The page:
"Canada is the linchpin of the English-speaking world."
- Winston Churchill
Positions: Recently sold our long position in Canada via EWC, but have a positive bias...
The lack of correlation continues to resonate in global equity markets. While we can debate whether Churchill's quote above is still true, year-to-date Canadian equities have been the leaders versus their major English speaking counterparts, specifically the United States and the United Kingdom. As of yesterday's close, Canada's TSX was up +1.5% YTD, the SP500 in the U.S. was down -7.9%, and the FTSE 100 in the U.K. was down -10.0%, so we can accurately say that Canada is currently the linchpin of English speaking equity markets.
We recently sold our position in Canadian equities, which we owned via the etf EWC, for a 12.6% gain. This was a fortuitous sale as EWC is trading at $17.37, down 6.9% from last Friday's sale price. Clearly, when commodities deflate, as they did on Monday, with oil down ~-9%, it will be challenging for natural resource-rich Canada to outperform.
The Canadian economy is heavily levered to both natural resources and financial services, which is reflected in the holdings of the EWC. In the chart below, the top 10 holdings of the EWC are outlined - three are banks and six are resource-related companies. While the Canadian banks have suffered in the global economic malaise they are much better capitalized than their American counterparts and have substantially lower exposure to bad debt either through housing or leveraged loans. As a point of fact, no major Canadian bank has either gone bankrupt or been in any real risk of bankruptcy.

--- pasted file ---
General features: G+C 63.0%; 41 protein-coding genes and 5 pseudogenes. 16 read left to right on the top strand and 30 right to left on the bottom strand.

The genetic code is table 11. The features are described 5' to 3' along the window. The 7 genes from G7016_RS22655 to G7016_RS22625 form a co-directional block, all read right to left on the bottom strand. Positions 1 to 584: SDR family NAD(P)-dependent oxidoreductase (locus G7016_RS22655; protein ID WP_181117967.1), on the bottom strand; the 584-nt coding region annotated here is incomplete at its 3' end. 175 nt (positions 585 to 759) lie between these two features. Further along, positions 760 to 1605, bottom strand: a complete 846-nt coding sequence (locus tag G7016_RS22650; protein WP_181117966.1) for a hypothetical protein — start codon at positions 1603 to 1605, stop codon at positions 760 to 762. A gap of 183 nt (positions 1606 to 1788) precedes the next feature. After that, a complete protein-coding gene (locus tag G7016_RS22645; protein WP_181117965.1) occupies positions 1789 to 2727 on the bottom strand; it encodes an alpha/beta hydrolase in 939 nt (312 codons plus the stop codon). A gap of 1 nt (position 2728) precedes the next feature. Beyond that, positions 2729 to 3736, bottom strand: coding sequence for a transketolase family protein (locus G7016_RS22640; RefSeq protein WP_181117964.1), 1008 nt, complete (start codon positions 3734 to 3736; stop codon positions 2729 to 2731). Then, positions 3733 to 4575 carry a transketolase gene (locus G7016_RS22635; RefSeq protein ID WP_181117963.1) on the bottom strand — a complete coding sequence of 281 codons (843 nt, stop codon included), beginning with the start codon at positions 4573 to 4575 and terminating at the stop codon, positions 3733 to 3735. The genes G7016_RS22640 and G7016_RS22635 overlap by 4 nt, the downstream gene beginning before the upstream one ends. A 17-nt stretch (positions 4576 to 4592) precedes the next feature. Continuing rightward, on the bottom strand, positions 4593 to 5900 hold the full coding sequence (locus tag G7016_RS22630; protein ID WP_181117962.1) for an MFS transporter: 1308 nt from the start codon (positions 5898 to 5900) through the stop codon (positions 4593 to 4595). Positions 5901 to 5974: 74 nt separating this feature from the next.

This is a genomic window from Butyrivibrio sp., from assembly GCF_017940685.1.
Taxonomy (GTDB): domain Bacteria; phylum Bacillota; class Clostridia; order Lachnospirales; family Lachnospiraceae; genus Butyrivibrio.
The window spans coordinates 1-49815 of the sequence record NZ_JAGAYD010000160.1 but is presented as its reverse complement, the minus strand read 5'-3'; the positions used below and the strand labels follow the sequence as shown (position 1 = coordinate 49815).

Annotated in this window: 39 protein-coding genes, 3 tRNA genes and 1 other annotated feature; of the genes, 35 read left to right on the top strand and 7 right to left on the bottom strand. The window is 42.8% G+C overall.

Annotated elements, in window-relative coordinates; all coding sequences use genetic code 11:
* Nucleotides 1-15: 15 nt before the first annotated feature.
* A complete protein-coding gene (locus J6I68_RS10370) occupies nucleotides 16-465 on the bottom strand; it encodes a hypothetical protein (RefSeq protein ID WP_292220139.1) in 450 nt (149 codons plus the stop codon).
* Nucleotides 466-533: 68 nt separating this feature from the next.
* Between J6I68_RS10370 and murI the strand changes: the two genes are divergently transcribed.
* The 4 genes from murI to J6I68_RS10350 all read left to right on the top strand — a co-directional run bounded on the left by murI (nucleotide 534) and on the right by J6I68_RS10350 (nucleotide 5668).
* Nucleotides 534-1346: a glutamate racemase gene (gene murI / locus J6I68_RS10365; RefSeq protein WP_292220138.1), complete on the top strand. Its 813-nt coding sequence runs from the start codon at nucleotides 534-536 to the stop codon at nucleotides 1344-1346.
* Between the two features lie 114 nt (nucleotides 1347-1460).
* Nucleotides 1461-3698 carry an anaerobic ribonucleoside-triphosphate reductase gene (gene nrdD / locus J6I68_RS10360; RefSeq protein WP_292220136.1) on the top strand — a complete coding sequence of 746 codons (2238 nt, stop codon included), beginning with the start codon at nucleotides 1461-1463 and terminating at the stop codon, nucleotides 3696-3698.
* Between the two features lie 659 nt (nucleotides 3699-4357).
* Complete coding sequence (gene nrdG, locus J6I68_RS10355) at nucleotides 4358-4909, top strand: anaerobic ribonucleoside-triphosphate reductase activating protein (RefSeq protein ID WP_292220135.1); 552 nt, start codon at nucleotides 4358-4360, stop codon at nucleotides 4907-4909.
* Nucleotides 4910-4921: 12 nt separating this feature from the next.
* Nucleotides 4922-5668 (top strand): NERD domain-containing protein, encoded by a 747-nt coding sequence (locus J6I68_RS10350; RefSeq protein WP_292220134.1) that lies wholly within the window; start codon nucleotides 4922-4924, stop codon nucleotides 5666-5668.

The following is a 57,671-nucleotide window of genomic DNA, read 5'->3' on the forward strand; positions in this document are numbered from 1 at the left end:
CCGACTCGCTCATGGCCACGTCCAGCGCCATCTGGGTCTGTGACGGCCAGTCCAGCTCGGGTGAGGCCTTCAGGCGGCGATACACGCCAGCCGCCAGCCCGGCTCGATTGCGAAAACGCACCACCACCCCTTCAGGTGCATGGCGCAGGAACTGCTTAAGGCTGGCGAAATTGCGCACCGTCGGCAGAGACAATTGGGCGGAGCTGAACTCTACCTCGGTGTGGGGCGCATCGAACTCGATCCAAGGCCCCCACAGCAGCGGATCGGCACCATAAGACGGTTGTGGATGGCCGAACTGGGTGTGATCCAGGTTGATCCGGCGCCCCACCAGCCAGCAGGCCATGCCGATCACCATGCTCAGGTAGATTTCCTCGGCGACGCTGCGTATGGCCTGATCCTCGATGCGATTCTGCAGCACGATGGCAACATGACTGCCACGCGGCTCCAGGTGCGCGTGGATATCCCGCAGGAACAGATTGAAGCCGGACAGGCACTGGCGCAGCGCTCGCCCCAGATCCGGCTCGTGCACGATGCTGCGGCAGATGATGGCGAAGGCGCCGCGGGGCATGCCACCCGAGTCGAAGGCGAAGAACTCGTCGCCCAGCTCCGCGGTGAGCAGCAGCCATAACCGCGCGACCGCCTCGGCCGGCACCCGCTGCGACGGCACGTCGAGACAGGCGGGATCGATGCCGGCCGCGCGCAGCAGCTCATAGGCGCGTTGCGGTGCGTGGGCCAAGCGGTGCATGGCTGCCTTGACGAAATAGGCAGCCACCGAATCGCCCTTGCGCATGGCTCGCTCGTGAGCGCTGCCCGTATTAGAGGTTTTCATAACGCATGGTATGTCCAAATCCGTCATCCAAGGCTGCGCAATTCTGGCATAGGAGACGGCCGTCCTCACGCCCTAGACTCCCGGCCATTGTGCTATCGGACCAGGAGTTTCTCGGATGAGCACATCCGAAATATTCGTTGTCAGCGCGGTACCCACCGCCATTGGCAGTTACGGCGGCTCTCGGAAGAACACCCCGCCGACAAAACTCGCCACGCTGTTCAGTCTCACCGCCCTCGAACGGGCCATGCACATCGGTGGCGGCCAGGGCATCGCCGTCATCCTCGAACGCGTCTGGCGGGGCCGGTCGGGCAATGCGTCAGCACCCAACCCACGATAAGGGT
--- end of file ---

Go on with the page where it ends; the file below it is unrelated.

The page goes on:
This morning the Bank of Canada followed their U.S. counterparts and effectively lowered interests to zero. The BOC noted in their statement that:
"Today's decision to lower the policy rate by 25 basis points brings the cumulative monetary policy easing to 425 basis points since December 2007. It is the Bank's judgment that this cumulative easing, together with the conditional commitment, is the appropriate policy stance to move the economy back to full production capacity and to achieve the 2 per cent inflation target."
With the overnight rate at 0.25%, the Canadian government will have limited ability going forward to stimulate, which is not dissimilar to both the United States and the United Kingdom where the overnight rates are at all time lows. Canada though, in contrast to its two counterparts, has a much healthier balance sheet and seemingly better growth prospects.
According to the most recent data, Canada has $365BN in public debt, the United States has $11,152BN, and the United Kingdom is at $1,010.7BN. On a per capita basis, this equates to $11,012 in Canada, $16, 595 in the United Kingdom, and $36,709 in the United States. From a projected growth perspective, the IMF, which obviously is only one data point, projects Canadian GDP to decline at -1.2% in 2009, the United States to decline at -1.6% in 2009, and the United Kingdom to decline at -2.8%.
As always, everything has a price, which is why we sold Canada on Friday, but with a healthier balance sheet, better growth prospects, and a banking system that remains largely intact, we will be revisiting it on the long side, particular vis-à-vis its English speaking brethren.
Daryl G. Jones